Ukraine’s military, the AFU, was now armed for the third time by NATO. The first time was in 2014 after the NATO-backed coup brought regime change to the country and installed a pro-Western government that would be able to bring NATO right to the doorstep of Russia. True, the unfortunate side effect was empowering a regime awfully comfortable with Nazis that conducted modern-day pogroms against Russian-speaking people in Odessa and the Donbass. And yes, these atrocities led to a civil war with the DPR and LPR attempting to break away from Ukraine. But this wasn’t the first time NATO had installed a suspect regime in a country and the important thing was to weaken Russia.

This NATO-supplied army was defeated in the Spring of 2022 by the Russians, DPR, and LPR militias when Vladimir Putin intervened in the Donbass civil war. Losing virtually all its tanks, artillery, and AFVs the AFU had to be rebuilt if it was going to stay in the war, which NATO wanted it to do sensing a chance to destroy Russia once and for all. NATO was under the impression that Vladimir Putin was Saddam Hussein and this was still 1991, but whatever, all hands on deck, it blew up the peace deal that Ukraine and Russia had tentatively agreed to in March 2022, promised Zelensky it would back him, and set about rearming Ukraine.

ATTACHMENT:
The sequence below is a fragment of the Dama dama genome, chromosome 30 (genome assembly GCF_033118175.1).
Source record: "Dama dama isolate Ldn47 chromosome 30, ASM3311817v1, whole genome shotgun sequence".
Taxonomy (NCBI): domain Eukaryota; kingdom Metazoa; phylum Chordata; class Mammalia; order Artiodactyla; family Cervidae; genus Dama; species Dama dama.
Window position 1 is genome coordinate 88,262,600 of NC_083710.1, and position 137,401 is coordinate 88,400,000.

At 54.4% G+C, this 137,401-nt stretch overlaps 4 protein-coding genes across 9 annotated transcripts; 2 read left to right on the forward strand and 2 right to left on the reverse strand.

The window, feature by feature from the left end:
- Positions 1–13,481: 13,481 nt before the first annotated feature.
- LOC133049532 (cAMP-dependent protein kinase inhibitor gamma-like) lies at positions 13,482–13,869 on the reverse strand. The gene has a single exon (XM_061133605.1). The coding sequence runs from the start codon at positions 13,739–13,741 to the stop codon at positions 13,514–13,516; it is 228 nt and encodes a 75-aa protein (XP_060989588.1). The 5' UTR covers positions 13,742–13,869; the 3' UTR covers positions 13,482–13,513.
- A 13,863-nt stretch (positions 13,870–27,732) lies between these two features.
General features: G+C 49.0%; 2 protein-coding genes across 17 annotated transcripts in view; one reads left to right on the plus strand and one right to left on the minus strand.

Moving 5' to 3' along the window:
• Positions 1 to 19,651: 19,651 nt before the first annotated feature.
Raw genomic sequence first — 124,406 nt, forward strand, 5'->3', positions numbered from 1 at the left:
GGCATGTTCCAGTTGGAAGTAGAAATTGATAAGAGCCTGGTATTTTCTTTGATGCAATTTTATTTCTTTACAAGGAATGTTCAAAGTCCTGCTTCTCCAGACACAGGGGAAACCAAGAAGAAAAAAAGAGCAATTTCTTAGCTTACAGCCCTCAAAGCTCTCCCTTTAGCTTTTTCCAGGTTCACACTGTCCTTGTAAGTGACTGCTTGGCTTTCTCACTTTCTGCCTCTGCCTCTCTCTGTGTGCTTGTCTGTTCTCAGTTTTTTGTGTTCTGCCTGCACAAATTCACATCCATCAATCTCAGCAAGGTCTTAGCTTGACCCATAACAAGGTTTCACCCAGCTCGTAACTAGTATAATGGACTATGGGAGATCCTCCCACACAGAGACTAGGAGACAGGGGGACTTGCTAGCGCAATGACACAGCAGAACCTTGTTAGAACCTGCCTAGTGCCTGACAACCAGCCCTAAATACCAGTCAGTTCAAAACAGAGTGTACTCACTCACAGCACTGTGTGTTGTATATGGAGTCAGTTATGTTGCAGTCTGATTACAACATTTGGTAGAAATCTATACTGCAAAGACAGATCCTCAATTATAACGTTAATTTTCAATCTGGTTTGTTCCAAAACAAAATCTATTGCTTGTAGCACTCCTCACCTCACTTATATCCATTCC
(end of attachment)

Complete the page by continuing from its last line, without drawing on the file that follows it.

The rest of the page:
The second NATO arming of Ukraine resulted in more guns, artillery, tanks, AFVs, MLRS, and an ever-increasing array of “game-changing” weapons that would defeat the Russians. The AFU did in fact, achieve a victory, of sorts, around Kharkov. Ukraine threw back the 2000 militia the Russian Federation had there and captured several cities including Izyum and Lyman as the outnumbered Russians wisely chose to retreat rather than hold till the last Russian. Overconfident after pushing back militia and wanting to prove to NATO that it was winning, Ukraine launched the disastrous Kherson offensive. Tactically, Ukraine did occupy, for about a week Kherson, before pulling back because the city is strategically indefensible. Russia again chose not to fight and extricated its entire corps defending Kherson without disorder. For Ukraine, the attacks on the outer ring of the city, as documented by the Washington Post, were a disaster as Russia was inflicting 6:1 losses on the AFU and Ukraine lost almost all the armor and ordinance given to them by NATO.